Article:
When I was a kid, the pictures on Saturday afternoons were a highlight of the week. Before the main feature, the cartoons and even the Pathe newsreel would come one of the top favourites, a government warning on the danger of keeping unexploded ammunition in homes. Mortar bombs often featured; unlike bullets and other aimed projectiles, they don’t miss and they wound anyone that’s exposed. These films had names like Not Worth Dying for and started with a picture of a mortar bomb on the mantelpiece, went to pipe smoking Dad accidentally knocking it over, the house going up with a roar, just the thing to put kids in the right frame of mind for the next episode of Gunsmoke.
Germain Greer has long been an icon on the mantelpiece of the Left and of Feminism but they might need to have a look at those old government films. Her article in last weekend’s AFR tackles Australia’s alleged love of plain speaking and inflicts casualties on all sides. Greer is non denominational; everyone gets a serve regardless of gender, age, education, ethnicity, etc. And this on the One Day of the Year set aside for mass smugness and feeling mightily pleased that we are not anyone else.
But it’s when we go dipping into the Rozella biscuit tin of history looking for precedents of our general fabulousness that we come up against some problems. Australians seem to have been more collectivist, more taciturn and instinctively aware of the limits on individual expression in the past and this hasn’t travelled so well to the present A former Malaysian Trade Minister once commented that Australians often told her how much they liked plain speaking but how they seemed to lose their enthusiasm for it quickly enough when they were on the receiving end.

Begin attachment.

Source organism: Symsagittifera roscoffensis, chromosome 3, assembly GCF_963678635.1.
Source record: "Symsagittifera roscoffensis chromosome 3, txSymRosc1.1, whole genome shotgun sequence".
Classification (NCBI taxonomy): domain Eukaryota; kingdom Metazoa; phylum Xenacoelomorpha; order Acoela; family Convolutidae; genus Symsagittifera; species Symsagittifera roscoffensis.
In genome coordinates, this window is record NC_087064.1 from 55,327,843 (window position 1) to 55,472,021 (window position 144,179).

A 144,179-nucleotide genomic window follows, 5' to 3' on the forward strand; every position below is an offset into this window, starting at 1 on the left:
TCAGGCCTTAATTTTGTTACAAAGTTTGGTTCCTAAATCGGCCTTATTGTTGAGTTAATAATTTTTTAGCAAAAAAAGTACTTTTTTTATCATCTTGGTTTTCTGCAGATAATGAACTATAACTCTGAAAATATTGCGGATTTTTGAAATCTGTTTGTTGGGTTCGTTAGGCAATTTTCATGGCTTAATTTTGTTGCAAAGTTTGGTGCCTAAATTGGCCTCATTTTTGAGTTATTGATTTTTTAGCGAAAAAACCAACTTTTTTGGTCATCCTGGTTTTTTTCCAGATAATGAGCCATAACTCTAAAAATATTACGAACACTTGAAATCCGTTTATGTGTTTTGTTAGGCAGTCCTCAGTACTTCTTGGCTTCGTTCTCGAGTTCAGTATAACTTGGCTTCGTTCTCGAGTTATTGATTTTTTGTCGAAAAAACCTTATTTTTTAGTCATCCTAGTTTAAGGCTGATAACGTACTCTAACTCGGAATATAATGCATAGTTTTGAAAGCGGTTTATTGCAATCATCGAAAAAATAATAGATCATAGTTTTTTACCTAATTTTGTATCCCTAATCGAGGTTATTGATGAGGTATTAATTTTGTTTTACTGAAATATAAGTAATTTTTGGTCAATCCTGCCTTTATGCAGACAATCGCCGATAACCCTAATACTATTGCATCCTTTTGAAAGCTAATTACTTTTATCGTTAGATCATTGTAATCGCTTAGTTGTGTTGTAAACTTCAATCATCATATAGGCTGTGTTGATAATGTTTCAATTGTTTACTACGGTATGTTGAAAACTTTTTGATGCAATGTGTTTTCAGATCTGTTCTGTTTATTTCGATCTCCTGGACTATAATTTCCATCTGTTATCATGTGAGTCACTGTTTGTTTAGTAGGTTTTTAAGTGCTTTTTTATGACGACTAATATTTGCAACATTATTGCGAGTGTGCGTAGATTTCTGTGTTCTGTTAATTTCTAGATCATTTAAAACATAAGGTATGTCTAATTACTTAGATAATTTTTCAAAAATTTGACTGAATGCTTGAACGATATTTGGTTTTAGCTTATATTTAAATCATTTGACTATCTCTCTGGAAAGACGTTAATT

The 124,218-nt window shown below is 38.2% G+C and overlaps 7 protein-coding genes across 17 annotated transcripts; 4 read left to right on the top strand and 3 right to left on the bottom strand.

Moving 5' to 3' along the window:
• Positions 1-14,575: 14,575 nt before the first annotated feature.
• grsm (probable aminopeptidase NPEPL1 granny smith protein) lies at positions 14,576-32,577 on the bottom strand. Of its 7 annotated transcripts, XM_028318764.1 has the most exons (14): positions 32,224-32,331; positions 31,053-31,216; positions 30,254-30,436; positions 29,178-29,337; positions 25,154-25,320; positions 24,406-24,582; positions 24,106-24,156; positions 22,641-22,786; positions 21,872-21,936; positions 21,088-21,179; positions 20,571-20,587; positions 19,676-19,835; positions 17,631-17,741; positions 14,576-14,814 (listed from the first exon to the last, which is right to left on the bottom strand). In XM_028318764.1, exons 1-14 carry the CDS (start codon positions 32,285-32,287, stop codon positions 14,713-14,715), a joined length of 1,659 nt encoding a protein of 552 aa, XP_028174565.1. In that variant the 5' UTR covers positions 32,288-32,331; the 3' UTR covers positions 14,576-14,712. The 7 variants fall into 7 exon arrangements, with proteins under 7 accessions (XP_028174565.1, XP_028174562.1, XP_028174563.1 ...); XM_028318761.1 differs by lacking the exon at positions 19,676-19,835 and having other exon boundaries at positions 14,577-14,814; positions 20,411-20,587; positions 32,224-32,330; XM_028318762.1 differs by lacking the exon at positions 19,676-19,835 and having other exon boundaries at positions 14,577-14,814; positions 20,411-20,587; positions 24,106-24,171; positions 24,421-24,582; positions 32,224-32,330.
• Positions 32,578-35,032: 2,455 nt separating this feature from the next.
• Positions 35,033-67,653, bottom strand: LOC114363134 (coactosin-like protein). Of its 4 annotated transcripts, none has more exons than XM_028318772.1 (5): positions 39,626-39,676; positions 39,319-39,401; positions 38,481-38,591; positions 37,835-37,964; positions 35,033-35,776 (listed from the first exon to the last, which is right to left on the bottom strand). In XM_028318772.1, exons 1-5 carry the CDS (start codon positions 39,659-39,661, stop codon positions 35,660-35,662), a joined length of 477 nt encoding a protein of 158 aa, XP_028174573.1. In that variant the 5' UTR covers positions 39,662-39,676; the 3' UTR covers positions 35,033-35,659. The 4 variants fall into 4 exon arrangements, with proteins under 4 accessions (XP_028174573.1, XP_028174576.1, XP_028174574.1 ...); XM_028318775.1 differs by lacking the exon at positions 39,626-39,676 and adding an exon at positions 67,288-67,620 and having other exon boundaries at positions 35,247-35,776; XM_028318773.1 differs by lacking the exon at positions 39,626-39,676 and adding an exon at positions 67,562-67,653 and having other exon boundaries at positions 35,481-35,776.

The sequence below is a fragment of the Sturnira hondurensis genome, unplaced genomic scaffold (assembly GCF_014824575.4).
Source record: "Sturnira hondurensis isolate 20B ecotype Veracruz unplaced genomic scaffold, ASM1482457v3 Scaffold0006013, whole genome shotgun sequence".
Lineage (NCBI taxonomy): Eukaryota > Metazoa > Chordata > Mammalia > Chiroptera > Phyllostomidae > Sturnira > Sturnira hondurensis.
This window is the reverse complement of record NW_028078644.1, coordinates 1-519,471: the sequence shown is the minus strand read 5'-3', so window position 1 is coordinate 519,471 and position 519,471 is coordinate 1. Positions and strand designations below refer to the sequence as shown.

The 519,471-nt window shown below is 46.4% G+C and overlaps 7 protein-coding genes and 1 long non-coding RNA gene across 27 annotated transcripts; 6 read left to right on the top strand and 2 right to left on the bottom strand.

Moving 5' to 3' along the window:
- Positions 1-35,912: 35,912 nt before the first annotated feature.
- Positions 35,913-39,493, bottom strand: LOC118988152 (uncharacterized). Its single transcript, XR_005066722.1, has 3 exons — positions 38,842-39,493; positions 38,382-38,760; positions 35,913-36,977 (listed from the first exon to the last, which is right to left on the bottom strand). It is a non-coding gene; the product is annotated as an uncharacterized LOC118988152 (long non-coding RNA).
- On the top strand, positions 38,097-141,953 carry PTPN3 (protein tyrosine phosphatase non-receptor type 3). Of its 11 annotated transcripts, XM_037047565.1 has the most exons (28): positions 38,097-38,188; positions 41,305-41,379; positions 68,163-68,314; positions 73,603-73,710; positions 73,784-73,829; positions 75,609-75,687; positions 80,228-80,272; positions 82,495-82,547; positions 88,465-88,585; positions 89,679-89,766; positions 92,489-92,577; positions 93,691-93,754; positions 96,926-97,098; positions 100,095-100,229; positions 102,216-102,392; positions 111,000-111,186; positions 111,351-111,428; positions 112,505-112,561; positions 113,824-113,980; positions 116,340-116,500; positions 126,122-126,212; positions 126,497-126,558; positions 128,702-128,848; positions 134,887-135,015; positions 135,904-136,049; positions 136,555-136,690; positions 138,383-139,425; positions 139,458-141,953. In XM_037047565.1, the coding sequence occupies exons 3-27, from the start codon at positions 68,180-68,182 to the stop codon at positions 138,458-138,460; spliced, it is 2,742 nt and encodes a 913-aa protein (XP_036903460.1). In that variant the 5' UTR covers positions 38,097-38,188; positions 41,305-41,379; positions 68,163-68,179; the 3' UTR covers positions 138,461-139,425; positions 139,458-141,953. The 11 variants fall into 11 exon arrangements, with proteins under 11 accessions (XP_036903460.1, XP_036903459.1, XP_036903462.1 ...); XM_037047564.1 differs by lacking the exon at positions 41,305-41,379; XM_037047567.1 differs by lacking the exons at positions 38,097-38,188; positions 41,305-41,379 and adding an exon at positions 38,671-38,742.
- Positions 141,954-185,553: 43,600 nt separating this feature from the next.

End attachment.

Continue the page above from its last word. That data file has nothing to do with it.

And then there are the comparisons with the Americans. One of the staple cliches is how quietly spoken and unobtrusive we are as travellers compared with loud and pushy Americans but any time spent flying around Asia these days is going to make that notion questionable at least. A recent online article on doing business with the US advised Australians to be less aggressive and boastful, to “get the tickets off themselves”. If we’ve got the Americans telling us to tone it down, something is amiss in the self image department.
So let’s keep that mortar bomb on the mantelpiece – even if it’s a bit fat and old – and give it a good toss around every now and then. It might go off but then that’s what it’s designed to do.
Greg from Cottesloe